8 ETFs to Buy to Benefit From Inflation

ETFs to buy - 8 ETFs to Buy to Benefit From Inflation

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Inflation is causing issues for some Americans, and that is causing investors to look for exchange-traded funds (ETFs) to buy that will benefit from inflation.

In October, consumer prices rose 6.2%, their highest increase in more than 30 years. That’s led Shark Tank celebrity Kevin O’Leary to have some blunt things to say about the current economic situation.

“We are seeing real inflation. We’re seeing gasoline prices up remarkably, the price of food and bacon, just the basics that our employees buy — those are up materially,” O’Leary told CNBC on Nov. 23.

O’Leary believes that Biden’s spending bills are only going to make a hot economy that much hotter. Fortunately, as he sees it, the Senate will stop the $1.75-billion Build Back Better Act in its tracks, stopping hyperinflation from taking control.

Nonetheless, for those of you who see inflation sticking around beyond 2021, here are eight ETFs to buy that ought to benefit from inflation.

  • abrdn Bloomberg All Commodity Strategy K-1 Free ETF (NYSEARCA:BCI)
  • SPDR Gold Shares (NYSEARCA:GLD)
  • Schwab US REIT ETF (NYSEARCA:SCHH)
  • Invesco Dynamic Energy Exploration & Production ETF (NYSEARCA:PXE)
  • Vanguard Short Term Inflation-Protected Securities ETF (NASDAQ:VTIP)
  • iShares MSCI Global Agriculture Producers ETF (NYSEARCA:VEGI)
  • Principal Quality ETF (NASDAQ:PSET)
  • VanEck Inflation Allocation ETF (NYSEARCA:RAAX)

Now, let’s dive in and take a closer look at each one.

ETFs to Buy: abrdn Bloomberg All Commodity Strategy K-1 Free ETF (BCI)

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Assets Under Management: $852.94 million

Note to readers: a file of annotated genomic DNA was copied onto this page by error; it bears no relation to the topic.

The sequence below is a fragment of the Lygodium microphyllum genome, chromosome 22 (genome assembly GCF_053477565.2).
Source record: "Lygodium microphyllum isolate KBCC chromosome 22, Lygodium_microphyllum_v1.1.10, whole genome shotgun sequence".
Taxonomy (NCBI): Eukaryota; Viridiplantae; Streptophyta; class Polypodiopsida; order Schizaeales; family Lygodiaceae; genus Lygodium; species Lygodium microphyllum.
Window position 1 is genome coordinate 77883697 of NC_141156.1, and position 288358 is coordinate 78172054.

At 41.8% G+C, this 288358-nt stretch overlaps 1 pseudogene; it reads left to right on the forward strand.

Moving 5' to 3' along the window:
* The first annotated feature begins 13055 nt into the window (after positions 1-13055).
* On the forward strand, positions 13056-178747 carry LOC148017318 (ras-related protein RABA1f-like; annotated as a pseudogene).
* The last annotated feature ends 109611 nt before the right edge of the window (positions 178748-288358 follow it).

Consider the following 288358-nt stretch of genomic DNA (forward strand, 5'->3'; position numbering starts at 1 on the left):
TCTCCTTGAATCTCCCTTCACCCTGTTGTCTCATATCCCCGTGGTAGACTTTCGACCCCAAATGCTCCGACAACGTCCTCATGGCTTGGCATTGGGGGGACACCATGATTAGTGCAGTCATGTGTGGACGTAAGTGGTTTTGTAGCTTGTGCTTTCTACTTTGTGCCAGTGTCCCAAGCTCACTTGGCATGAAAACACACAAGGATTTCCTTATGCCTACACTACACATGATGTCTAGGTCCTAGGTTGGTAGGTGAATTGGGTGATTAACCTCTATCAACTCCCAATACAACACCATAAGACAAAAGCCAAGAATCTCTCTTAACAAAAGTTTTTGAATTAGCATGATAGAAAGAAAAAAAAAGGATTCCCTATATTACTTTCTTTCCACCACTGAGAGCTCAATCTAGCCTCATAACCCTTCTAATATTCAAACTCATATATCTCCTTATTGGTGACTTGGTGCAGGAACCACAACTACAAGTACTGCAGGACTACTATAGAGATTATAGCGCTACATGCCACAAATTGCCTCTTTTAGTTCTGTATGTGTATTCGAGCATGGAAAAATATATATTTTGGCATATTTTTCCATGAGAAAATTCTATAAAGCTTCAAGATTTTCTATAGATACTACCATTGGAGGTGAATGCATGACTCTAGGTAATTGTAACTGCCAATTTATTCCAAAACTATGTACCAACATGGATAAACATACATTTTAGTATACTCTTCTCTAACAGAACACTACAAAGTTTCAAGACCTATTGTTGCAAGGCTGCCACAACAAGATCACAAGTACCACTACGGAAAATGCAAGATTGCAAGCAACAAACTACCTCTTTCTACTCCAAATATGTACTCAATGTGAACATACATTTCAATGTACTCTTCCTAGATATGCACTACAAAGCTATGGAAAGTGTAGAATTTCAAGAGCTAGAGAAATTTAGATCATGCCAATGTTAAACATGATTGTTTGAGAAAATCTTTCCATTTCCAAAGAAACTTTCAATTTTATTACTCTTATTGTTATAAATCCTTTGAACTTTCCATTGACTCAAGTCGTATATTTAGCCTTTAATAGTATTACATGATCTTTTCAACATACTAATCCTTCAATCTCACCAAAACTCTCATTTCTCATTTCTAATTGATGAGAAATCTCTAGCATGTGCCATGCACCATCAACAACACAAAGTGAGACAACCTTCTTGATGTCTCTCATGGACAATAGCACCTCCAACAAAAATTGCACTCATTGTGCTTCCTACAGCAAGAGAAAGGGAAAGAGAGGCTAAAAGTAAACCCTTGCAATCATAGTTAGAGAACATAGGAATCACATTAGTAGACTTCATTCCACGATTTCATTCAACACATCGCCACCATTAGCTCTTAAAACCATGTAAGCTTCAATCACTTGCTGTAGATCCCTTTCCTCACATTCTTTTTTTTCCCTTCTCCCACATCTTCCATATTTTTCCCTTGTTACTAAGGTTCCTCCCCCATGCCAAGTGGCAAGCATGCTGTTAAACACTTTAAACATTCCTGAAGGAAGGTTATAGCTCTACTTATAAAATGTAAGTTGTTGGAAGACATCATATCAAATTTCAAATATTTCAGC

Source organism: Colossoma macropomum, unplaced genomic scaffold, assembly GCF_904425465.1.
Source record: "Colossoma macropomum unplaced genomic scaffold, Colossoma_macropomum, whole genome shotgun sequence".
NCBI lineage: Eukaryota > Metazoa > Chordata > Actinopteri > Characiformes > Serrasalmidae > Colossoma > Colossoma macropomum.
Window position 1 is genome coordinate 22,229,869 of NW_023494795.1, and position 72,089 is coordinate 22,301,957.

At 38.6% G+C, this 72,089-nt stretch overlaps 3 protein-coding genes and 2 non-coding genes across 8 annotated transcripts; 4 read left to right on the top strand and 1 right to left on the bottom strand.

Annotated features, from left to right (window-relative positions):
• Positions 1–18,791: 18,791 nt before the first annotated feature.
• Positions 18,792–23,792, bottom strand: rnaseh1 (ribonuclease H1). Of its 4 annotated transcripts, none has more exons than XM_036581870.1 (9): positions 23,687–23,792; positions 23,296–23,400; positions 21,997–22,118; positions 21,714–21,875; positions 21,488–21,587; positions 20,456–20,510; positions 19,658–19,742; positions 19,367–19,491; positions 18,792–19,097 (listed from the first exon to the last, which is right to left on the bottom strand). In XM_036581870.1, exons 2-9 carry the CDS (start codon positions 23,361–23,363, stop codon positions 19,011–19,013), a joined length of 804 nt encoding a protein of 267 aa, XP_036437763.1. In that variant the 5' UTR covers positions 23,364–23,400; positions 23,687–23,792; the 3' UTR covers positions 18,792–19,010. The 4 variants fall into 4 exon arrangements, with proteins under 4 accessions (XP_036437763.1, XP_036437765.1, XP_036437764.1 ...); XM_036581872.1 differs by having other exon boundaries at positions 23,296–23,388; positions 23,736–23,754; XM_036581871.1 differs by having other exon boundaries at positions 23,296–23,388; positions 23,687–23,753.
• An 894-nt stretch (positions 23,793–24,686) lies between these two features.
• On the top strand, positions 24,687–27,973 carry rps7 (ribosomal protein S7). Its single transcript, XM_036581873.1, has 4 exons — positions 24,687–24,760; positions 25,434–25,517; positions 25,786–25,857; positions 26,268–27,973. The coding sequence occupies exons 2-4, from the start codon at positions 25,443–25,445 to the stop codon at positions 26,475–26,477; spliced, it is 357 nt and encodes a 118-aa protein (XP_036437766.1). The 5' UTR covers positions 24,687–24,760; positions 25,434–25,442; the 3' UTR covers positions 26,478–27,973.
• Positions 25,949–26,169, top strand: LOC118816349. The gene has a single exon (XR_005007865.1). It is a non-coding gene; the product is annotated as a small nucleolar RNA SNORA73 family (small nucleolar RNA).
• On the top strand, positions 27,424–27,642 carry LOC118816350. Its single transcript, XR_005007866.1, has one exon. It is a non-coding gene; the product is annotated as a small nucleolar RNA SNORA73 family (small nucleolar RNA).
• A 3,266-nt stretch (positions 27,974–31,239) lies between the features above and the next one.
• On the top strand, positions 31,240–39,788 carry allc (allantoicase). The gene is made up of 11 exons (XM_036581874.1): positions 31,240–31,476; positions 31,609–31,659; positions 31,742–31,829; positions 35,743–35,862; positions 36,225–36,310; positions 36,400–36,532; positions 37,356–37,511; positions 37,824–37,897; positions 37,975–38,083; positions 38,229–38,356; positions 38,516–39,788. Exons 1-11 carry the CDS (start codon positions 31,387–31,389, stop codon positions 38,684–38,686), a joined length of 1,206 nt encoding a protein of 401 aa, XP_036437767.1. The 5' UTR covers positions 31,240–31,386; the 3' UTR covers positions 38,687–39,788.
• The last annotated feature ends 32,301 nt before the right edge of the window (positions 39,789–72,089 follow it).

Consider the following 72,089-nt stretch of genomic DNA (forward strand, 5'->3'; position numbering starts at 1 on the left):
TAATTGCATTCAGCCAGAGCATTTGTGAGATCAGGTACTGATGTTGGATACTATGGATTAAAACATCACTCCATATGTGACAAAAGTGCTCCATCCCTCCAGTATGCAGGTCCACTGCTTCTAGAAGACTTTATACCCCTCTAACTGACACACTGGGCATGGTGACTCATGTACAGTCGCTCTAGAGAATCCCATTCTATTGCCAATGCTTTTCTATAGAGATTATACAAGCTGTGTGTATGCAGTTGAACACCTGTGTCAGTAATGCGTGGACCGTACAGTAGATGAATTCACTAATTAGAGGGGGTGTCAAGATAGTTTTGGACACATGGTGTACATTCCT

Expense Ratio: 0.25%

The abrdn Bloomberg All Commodity Strategy K-1 Free ETF tracks the performance of the Bloomberg Commodity Index Total Return. The index consists of 23 commodities, including natural gas, gold, crude oil and others. Each commodity is weighted two-thirds by trading volume and one-third by world production.

However, the fund utilizes active management to deliver total returns. This means that it doesn’t have to invest in all of the 23 commodities but does look to follow the index’s rolling schedule for investing in commodities futures.

Energy currently accounts for 39.8% of the portfolio. Agriculture accounts for 27.2%, while precious metals are the third-highest with a 13.6% weighting.  

Natural gas futures account for 14.1% of its assets. Gold futures account for 10.8%, while WTI crude futures have a 9.6% weighting in the third spot. Its top 10 holdings account for 73% of its total assets. 

Since the fund’s inception in March 2017, it’s delivered an annual return of 4.5%, 49 basis points less than the index.

SPDR Gold Shares (GLD)

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Assets Under Management: $56.8 billion

Expense Ratio: 0.40%

When investors want exposure to gold bullion without the hassles of storing it, they buy SPDR Gold Shares. At almost $57 billion in total assets, it’s the largest U.S.-listed gold ETF — and the 19th largest by assets of any U.S.-listed ETF.

Large institutions that hold GLD include Bank of America (NYSE:BAC) with $2.2 billion, Morgan Stanley (NYSE:MS) at $1.8 billion and UBS Group (NYSE:UBS) with $897 million.

When you buy GLD shares, you purchase a fractional interest in the SPDR Gold Trust, which currently holds 990.53 tonnes of gold bullion. The gold is held by HSBC Bank, the custodian, in their London vault. You can check out the gold bar list here.

Over the past 10 years, it’s delivered an annualized total return of 0.21%. As the price of gold has moved higher in recent years, the performance has been better. Over the past three years, its annualized total return is 13.4%, more in line with the entire U.S. market, which is up 23.1% over the same period.

When inflation rears its ugly head, investors reach for real assets. Of course, you can’t get any more real than gold. Historically, it’s been found to outperform other commodities in absolute and risk-adjusted returns over most periods.

If inflation remains at or around 6.2% in 2022, gold is projected to trade as high as $2,170 an ounce. Gold currently trades just below $1,800. Since 2000, gold has only traded above $2,000 on one brief occasion in August 2020.

ETFs to Buy: Schwab U.S. REIT ETF (SCHH)